Topics

Maramu 1984 - Genoa - Original sailpan overlap

James Lochhead
 

Hello,

Does anyone know the %overlap on the original sailplan for the Maramu.  Ours is hull number #147 year 1984.

James

Bill Fletcher
 

My MARAMU sn 179 has a 150 headsail that was copied from the original. I am currently sailing South Pacfic and I am thinking of replacing it with a 130. The reason any wind over 15 knots it needs to be reefed to 130 or 100 And the boat preforms better.  My two cents. 
Bill Fletcher 
SN 179


On Nov 3, 2019, at 1:18 AM, James Lochhead <j_lochhead@...> wrote:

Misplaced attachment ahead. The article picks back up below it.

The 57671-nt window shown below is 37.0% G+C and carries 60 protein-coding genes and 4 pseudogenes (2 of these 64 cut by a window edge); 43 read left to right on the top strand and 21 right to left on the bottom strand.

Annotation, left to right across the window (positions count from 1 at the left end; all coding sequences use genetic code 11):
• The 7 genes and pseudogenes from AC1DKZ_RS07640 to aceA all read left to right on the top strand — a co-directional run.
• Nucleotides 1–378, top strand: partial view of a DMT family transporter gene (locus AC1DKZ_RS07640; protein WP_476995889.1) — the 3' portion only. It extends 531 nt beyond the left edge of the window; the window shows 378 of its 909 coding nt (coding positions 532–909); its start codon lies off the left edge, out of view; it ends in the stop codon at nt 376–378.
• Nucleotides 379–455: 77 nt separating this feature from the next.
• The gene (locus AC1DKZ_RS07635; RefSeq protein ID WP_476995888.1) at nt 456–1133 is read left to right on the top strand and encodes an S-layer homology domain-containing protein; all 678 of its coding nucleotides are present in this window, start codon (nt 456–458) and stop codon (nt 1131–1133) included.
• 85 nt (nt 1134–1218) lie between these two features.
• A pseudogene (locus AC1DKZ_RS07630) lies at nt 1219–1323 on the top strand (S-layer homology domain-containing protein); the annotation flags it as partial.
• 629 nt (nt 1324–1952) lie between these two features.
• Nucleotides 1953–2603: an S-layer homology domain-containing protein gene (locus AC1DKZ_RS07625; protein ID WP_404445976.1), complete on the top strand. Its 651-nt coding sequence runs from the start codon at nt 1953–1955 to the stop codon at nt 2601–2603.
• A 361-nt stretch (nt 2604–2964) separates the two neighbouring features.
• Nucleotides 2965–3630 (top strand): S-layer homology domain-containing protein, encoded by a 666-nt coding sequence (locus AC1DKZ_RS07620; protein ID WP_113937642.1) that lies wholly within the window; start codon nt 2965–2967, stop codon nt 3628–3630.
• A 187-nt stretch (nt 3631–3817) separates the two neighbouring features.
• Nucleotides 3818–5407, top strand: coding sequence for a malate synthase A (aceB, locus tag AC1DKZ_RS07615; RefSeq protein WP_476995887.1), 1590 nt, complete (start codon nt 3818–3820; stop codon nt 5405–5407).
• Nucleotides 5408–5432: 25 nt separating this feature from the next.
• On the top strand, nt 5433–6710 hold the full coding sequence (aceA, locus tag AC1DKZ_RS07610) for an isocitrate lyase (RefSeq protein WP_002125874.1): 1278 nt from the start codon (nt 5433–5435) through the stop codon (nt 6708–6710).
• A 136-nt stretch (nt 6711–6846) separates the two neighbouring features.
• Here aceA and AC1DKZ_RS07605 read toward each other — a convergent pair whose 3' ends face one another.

Hello,

Does anyone know the %overlap on the original sailplan for the Maramu.  Ours is hull number #147 year 1984.

James

Karen Smith
 

James,

You might want to contact Dave Benjamin of Island Planet Sails.  He is a former Maramu owner, and is well familiar with the various Amel sails and how the originals fit the boat.  

Because of the unique features of the Amel, in general if you have someone asking you what size jib you want, you can be pretty sure they don't really know what the boat should have or how it should work. This is especially true of boats that use the Amel downwind rig.  You can't vary your sail size and have it work well.

Ian
 

James
I replaced my 150% Genoa with a 130% in Trinidad.
Coming back across the Atlantic to UK the difference in size with the ballooner and poles set the difference in size was noticeable visually, but didn't affect downwind performance or boat balance.